While I was in New York recently the Atlantic Wire posted this piece about a silly blogging war currently roiling South Carolina politics. The upshot: this episode proves a thesis by the Atlantic's Mark Bowden: that blogging (and the 24 hour news cycle more generally) has produced a state "in which the quest for information has been superseded by the quest for ammunition." Gone is any pretense at objectivity in journalism, which has been the ideal (if not always the reality) for American journalism in the 20th century.
My New York location made me pay special attention to this story, I think. I began this blog in NYC, shortly after the 2004 elections. That was the first political year in which blogging had any impact--by now YouTubing, Facebooking and tweeting have supplanted my already old-fashioned use of the blog as a mere writing platform. And yet I roll on, for this format continues to work for me.
When I started, there was a great thunder in the political blogosphere about how bloggers would take down the "mainstream media" (or "MSM"). Mercifully, this appears to have abated. The Times and other traditional outlets now produce some of the best blogs around, and bloggers at DailyKos and elsewhere have earned a legitimate claim to be part of the conversation. We are witnessing a symbiotic relationship between old and new, not a destruction of the journalistic establishment by the young turks.
All that said, Bowden's article and the Wire piece caused me to realize that political blogging--while a new and more democratic form in some respects--actually hearkens back to the 19th century era of "yellow journalism." Pulitzer and Hearst did not care about accuracy in news nearly as much as they cared about selling papers. Lurid headlines and falsified interviews were the norm, not the exception. Today's tabloids are our lineage to Pulitzer and Hearst; but, at least there is an effort in the newsy tabloids to get at the (always exaggerated) truth.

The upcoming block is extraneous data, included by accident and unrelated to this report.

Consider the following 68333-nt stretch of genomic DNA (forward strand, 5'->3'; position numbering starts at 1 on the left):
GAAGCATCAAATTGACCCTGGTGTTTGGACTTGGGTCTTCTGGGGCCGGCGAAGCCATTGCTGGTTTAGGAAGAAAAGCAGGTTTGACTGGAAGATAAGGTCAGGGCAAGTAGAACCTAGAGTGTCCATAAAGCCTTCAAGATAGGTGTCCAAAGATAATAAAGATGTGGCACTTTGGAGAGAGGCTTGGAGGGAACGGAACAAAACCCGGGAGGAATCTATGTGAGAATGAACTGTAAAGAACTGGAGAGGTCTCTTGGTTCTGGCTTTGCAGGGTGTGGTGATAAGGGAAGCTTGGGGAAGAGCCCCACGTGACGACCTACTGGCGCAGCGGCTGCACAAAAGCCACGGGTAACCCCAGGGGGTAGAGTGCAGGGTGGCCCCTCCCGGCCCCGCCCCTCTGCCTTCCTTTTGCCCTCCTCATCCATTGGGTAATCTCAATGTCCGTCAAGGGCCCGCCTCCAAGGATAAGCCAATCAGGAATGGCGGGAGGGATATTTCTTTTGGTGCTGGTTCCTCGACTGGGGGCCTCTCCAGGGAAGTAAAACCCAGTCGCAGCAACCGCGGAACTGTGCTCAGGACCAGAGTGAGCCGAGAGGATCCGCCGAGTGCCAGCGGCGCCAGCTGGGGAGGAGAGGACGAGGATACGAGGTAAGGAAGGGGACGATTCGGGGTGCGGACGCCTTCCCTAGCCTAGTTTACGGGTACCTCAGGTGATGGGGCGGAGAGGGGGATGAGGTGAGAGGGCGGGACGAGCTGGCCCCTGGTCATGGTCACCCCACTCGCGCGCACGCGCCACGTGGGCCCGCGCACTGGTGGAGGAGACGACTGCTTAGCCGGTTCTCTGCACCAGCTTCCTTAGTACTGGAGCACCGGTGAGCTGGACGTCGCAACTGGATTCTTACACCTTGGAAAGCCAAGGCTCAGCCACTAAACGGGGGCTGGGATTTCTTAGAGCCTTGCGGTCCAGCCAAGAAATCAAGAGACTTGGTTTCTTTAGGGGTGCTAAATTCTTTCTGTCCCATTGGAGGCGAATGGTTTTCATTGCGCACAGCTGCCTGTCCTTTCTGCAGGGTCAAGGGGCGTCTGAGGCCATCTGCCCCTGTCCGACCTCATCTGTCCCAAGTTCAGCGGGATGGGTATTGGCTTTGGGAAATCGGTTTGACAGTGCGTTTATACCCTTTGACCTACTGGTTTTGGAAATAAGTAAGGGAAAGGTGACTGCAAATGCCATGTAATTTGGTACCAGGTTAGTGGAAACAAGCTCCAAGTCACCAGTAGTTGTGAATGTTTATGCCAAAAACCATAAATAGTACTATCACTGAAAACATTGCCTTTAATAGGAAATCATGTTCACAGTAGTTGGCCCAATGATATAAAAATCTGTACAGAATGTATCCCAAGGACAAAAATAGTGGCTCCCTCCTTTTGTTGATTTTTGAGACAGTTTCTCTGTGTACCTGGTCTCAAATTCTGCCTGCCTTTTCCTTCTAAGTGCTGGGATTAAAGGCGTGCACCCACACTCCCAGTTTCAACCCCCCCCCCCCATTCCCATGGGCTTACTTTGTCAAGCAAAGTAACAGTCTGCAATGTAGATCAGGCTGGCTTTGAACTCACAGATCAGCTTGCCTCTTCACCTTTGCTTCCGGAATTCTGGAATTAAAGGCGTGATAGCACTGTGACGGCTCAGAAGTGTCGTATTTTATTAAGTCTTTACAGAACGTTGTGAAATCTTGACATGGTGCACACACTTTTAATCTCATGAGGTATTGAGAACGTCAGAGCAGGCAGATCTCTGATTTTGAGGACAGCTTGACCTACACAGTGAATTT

The rise of journalistic codes of conduct in the 20th century were a reaction to the excesses of the 19th. Conservatives have long lamented that journalists are just liberal hacks in thin disguise; from this standpoint, today's frankly partisan blogs are honest, if nothing else. While most reporters are Democrats, I still believe there is an honest attempt in the MSM to get at the "truth." Much mainstream media bashing, especially on the right, equates to shooting the messenger.
Meanwhile, our political bloggers--of all stripes--aren't even trying to play fair. They're moving backwards even as they use modern technology. I'll keep on blogging anyway, because I love it and because I have faith that there will eventually be a way to separate blog gems from blog duds. Let's hope this faith isn't misplaced.